Developmental Receptive Language Disorder
Receptive Language Disorders. “) The child may have problems remembering what order the words were said, causing problems in making sense of what the person talking to them just said. (“mixed receptive-expressive language disorder. “) This can cause them to not understand what certain words mean or the proper sentence structure. (Victorian Government) There can be many symptoms to Developmental Receptive Language Disorder.
The child can continually keep asking the same questions or grasping for the right word, using words incorrectly in a sentence, not using proper sentence structure, relying on short sentences, not using sentences at all just using short phrases for everything, not getting their clear point across, not be able to hold a conversation, repeat or retell a story or relay information. (“Receptive Language Disorders. “) There is a number of ways to be diagnosed with this disorder. First off, there is the hearing test (by an audiologist). This will test the hearing to make sure the problem would not be related to hearing problems.
Only $13.90 / page
It also tests the child’s ability to pay attention to sounds and language (auditory processing assessment). (Wacyk and Zundel) Then the child would move on to a speech pathologist to test their comprehension skills. The results will compare the child’s skill level to the expected skill level for the child’s age. The child would also be observed in a variety of settings to see how they interact in different places with a wide range of people. (Wacyk and Zundel) The child would also undergo a vision test to make sure vision would not be the problem.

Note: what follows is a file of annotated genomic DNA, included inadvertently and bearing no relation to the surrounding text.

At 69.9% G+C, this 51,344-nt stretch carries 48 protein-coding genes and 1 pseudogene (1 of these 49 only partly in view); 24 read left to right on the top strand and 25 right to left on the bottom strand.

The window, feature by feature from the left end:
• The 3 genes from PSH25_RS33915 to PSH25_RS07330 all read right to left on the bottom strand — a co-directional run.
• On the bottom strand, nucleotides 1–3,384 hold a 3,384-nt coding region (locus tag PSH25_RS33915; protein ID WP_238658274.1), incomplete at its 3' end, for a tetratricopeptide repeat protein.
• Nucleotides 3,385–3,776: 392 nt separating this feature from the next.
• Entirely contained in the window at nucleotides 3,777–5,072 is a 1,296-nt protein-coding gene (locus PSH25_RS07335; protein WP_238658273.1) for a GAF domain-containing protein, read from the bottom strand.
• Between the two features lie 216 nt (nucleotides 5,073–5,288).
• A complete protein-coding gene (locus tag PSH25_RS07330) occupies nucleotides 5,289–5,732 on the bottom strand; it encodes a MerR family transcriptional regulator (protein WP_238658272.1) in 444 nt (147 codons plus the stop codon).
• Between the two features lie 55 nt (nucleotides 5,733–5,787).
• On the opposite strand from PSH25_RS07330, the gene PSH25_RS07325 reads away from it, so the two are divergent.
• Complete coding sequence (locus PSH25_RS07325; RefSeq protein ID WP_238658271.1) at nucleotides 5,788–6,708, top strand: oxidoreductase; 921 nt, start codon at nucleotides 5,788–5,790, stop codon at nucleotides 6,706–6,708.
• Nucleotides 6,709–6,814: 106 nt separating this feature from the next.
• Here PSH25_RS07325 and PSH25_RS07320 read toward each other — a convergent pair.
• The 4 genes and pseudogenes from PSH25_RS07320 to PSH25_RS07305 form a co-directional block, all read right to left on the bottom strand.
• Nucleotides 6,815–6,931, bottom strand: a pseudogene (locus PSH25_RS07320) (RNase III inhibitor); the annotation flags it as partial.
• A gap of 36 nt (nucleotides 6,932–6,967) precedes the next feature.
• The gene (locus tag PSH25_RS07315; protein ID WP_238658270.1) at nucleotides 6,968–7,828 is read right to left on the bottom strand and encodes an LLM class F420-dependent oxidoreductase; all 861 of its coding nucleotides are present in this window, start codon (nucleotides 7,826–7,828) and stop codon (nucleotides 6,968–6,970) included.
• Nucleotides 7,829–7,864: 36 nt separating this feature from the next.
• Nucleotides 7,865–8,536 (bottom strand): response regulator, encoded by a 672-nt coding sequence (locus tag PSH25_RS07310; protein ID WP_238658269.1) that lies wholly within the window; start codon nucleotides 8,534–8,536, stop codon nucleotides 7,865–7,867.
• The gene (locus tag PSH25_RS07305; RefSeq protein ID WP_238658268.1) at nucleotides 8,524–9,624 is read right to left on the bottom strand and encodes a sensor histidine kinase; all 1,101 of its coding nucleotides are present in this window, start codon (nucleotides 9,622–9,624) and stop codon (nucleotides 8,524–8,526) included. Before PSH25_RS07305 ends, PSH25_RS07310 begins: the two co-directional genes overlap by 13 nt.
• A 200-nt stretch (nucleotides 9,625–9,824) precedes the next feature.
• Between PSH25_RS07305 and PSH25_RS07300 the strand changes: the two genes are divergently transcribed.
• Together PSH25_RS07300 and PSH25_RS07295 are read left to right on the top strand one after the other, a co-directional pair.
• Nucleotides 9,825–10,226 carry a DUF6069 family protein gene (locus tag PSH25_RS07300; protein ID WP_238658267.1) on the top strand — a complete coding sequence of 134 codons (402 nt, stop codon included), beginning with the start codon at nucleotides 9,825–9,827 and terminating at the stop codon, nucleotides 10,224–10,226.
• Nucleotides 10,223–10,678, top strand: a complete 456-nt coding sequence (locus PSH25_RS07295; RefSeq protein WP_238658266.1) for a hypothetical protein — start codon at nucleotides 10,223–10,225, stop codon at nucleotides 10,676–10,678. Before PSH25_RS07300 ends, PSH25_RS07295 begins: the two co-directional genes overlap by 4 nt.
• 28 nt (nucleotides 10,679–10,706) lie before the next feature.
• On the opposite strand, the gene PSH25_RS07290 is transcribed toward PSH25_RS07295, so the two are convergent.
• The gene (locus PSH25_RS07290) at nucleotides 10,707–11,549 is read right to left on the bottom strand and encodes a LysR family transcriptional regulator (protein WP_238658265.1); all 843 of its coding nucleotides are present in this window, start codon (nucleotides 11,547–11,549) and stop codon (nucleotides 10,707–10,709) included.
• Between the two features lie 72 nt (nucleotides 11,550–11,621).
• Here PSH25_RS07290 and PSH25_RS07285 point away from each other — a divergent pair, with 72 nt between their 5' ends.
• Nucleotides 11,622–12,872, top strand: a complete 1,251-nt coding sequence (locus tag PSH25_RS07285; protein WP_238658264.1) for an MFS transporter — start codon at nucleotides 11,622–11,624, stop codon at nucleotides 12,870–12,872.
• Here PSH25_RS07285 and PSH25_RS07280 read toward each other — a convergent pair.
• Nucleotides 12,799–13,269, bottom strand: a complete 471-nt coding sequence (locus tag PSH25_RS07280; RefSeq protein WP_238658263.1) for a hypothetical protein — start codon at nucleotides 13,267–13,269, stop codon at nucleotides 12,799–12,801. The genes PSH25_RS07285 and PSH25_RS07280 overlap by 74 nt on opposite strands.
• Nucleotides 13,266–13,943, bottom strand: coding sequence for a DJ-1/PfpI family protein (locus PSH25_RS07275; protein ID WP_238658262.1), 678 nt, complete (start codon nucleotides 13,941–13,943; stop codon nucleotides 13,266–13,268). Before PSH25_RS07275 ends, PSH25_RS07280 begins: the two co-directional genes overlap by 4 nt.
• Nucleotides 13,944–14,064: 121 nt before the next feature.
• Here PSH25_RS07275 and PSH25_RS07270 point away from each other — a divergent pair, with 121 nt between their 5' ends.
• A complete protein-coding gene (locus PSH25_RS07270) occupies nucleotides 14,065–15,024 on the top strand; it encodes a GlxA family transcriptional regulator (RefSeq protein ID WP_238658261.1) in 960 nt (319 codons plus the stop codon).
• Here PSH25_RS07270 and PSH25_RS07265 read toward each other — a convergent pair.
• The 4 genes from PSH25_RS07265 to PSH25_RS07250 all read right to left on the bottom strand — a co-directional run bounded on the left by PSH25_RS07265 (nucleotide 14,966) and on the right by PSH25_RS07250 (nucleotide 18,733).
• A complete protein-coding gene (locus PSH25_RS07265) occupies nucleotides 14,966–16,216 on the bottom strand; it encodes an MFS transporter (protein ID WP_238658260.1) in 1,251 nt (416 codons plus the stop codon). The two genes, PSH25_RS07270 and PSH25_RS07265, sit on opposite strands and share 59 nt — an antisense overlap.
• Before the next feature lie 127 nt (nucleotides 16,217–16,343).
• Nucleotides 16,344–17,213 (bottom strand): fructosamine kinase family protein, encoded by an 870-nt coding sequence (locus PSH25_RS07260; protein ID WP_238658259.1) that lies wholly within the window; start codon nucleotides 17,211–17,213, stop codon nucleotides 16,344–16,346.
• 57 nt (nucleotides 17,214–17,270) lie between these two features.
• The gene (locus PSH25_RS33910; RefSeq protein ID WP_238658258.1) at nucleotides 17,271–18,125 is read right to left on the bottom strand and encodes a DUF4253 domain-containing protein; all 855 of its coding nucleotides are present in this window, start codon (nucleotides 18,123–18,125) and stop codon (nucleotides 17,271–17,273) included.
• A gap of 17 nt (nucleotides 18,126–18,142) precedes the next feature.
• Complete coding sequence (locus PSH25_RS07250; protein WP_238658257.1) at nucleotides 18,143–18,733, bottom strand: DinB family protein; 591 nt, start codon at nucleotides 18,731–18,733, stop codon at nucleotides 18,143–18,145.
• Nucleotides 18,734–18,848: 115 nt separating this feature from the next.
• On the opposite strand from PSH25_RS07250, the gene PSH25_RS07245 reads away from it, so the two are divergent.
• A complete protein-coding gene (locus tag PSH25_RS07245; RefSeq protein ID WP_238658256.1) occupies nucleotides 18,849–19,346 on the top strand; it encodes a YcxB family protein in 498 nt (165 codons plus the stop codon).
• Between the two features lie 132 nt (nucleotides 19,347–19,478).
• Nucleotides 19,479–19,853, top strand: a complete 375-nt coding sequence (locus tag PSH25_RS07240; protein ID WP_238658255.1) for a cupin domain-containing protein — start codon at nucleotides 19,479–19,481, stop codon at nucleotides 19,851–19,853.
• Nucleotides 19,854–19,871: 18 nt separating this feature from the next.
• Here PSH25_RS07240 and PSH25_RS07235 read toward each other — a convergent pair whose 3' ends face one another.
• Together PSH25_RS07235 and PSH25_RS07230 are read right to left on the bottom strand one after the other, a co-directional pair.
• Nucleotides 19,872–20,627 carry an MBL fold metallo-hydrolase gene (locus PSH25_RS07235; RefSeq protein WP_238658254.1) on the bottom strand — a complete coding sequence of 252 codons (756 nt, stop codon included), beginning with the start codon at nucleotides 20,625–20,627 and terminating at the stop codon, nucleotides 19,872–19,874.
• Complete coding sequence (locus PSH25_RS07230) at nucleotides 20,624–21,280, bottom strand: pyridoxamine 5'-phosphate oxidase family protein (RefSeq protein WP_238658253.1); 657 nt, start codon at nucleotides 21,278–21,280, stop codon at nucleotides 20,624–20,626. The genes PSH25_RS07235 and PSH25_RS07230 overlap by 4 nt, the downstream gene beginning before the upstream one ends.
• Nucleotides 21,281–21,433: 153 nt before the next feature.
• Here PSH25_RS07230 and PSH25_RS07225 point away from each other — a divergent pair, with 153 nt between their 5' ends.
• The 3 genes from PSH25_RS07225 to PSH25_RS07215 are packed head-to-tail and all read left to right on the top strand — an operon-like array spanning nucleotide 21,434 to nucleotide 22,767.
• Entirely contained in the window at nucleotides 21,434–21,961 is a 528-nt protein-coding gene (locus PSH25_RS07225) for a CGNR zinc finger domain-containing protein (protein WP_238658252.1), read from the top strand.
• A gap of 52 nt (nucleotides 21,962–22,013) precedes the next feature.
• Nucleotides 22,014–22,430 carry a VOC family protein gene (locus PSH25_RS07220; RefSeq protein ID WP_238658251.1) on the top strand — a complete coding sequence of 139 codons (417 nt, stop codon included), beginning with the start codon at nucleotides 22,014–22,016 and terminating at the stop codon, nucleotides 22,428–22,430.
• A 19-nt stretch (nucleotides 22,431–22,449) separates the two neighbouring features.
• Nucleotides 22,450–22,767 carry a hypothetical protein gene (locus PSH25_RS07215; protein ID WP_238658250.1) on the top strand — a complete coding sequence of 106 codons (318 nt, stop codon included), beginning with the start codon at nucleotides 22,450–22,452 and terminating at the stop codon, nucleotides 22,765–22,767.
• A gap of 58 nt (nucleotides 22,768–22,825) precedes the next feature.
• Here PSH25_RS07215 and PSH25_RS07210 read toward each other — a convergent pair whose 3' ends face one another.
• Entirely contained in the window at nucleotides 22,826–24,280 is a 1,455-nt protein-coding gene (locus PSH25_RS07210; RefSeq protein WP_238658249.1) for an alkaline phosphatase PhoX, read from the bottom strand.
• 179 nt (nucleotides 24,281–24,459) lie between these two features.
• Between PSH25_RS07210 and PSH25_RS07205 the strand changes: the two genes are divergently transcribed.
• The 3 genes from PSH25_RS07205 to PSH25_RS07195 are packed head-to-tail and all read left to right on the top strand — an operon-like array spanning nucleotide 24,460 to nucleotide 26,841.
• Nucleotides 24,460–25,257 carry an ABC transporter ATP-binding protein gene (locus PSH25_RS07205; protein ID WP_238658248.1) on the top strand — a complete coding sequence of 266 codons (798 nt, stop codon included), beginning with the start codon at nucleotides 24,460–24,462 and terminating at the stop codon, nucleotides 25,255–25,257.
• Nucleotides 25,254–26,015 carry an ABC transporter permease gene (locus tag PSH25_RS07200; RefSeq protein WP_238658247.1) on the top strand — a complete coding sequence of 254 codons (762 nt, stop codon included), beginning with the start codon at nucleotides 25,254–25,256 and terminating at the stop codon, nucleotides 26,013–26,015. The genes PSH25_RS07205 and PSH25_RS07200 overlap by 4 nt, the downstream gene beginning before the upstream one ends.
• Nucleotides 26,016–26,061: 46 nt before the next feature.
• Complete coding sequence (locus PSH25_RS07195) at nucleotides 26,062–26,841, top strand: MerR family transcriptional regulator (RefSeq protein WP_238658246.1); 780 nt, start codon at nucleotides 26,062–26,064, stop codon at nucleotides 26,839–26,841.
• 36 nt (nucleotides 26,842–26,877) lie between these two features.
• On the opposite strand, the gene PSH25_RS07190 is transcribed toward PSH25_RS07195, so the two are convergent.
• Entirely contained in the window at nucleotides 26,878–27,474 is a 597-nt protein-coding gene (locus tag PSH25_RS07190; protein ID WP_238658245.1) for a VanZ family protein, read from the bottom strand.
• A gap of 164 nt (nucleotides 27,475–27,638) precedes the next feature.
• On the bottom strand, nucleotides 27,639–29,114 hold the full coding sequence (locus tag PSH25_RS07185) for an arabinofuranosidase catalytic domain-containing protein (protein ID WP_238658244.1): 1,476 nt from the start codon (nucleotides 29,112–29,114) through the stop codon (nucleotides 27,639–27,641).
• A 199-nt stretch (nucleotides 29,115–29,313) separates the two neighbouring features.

A neuropsychologist may also be necessary to check for any associated cognitive problems. (“mixed receptive-expressive language disorder. “) This disorder typically shows at an early age; before 4 years old. (Victorian Government) It is normally initially recognized when the child starts speaking. (Victorian Government) The disorder can be genetically passed down through genes to the child. (“mixed receptive-expressive language disorder. “) This disorder can also be brought on later in life by something such as a car accident causing brain damage.